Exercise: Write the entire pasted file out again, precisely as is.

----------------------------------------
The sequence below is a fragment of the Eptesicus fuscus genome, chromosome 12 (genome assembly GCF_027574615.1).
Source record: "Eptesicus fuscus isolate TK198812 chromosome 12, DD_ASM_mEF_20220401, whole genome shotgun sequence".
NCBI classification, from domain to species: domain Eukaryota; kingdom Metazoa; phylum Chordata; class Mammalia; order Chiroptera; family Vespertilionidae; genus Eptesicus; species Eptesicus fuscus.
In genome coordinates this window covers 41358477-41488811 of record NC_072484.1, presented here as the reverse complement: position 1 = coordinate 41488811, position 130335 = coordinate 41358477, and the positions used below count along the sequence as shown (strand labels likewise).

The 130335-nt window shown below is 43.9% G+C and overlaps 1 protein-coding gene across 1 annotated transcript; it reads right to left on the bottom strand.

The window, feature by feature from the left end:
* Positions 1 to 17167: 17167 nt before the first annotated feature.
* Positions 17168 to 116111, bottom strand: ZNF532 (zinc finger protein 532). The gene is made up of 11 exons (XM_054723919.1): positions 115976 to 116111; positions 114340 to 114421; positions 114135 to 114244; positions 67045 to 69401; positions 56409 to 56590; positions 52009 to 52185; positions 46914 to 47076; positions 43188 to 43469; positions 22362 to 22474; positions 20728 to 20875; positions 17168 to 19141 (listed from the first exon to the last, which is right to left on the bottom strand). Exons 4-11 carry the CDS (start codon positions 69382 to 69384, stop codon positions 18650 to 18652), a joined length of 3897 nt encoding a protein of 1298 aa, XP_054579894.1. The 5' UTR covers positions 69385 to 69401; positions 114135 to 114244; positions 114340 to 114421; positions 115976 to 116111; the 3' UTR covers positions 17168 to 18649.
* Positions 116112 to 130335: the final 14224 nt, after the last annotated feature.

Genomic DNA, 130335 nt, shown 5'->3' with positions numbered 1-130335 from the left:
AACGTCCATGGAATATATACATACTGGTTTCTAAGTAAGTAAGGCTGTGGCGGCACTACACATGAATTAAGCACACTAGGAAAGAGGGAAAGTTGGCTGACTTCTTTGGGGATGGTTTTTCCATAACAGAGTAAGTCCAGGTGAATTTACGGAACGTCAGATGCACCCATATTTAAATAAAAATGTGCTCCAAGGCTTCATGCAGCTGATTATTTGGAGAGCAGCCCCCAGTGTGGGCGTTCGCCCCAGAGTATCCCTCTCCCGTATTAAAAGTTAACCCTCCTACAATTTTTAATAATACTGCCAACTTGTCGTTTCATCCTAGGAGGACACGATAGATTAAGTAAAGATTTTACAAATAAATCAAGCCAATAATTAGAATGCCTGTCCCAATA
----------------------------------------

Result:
The sequence below is a fragment of the Eptesicus fuscus genome, chromosome 12 (genome assembly GCF_027574615.1).
Source record: "Eptesicus fuscus isolate TK198812 chromosome 12, DD_ASM_mEF_20220401, whole genome shotgun sequence".
NCBI classification, from domain to species: domain Eukaryota; kingdom Metazoa; phylum Chordata; class Mammalia; order Chiroptera; family Vespertilionidae; genus Eptesicus; species Eptesicus fuscus.
In genome coordinates this window covers 41358477-41488811 of record NC_072484.1, presented here as the reverse complement: position 1 = coordinate 41488811, position 130335 = coordinate 41358477, and the positions used below count along the sequence as shown (strand labels likewise).

The 130335-nt window shown below is 43.9% G+C and overlaps 1 protein-coding gene across 1 annotated transcript; it reads right to left on the bottom strand.

The window, feature by feature from the left end:
* Positions 1 to 17167: 17167 nt before the first annotated feature.
* Positions 17168 to 116111, bottom strand: ZNF532 (zinc finger protein 532). The gene is made up of 11 exons (XM_054723919.1): positions 115976 to 116111; positions 114340 to 114421; positions 114135 to 114244; positions 67045 to 69401; positions 56409 to 56590; positions 52009 to 52185; positions 46914 to 47076; positions 43188 to 43469; positions 22362 to 22474; positions 20728 to 20875; positions 17168 to 19141 (listed from the first exon to the last, which is right to left on the bottom strand). Exons 4-11 carry the CDS (start codon positions 69382 to 69384, stop codon positions 18650 to 18652), a joined length of 3897 nt encoding a protein of 1298 aa, XP_054579894.1. The 5' UTR covers positions 69385 to 69401; positions 114135 to 114244; positions 114340 to 114421; positions 115976 to 116111; the 3' UTR covers positions 17168 to 18649.
* Positions 116112 to 130335: the final 14224 nt, after the last annotated feature.

Genomic DNA, 130335 nt, shown 5'->3' with positions numbered 1-130335 from the left:
AACGTCCATGGAATATATACATACTGGTTTCTAAGTAAGTAAGGCTGTGGCGGCACTACACATGAATTAAGCACACTAGGAAAGAGGGAAAGTTGGCTGACTTCTTTGGGGATGGTTTTTCCATAACAGAGTAAGTCCAGGTGAATTTACGGAACGTCAGATGCACCCATATTTAAATAAAAATGTGCTCCAAGGCTTCATGCAGCTGATTATTTGGAGAGCAGCCCCCAGTGTGGGCGTTCGCCCCAGAGTATCCCTCTCCCGTATTAAAAGTTAACCCTCCTACAATTTTTAATAATACTGCCAACTTGTCGTTTCATCCTAGGAGGACACGATAGATTAAGTAAAGATTTTACAAATAAATCAAGCCAATAATTAGAATGCCTGTCCCAATA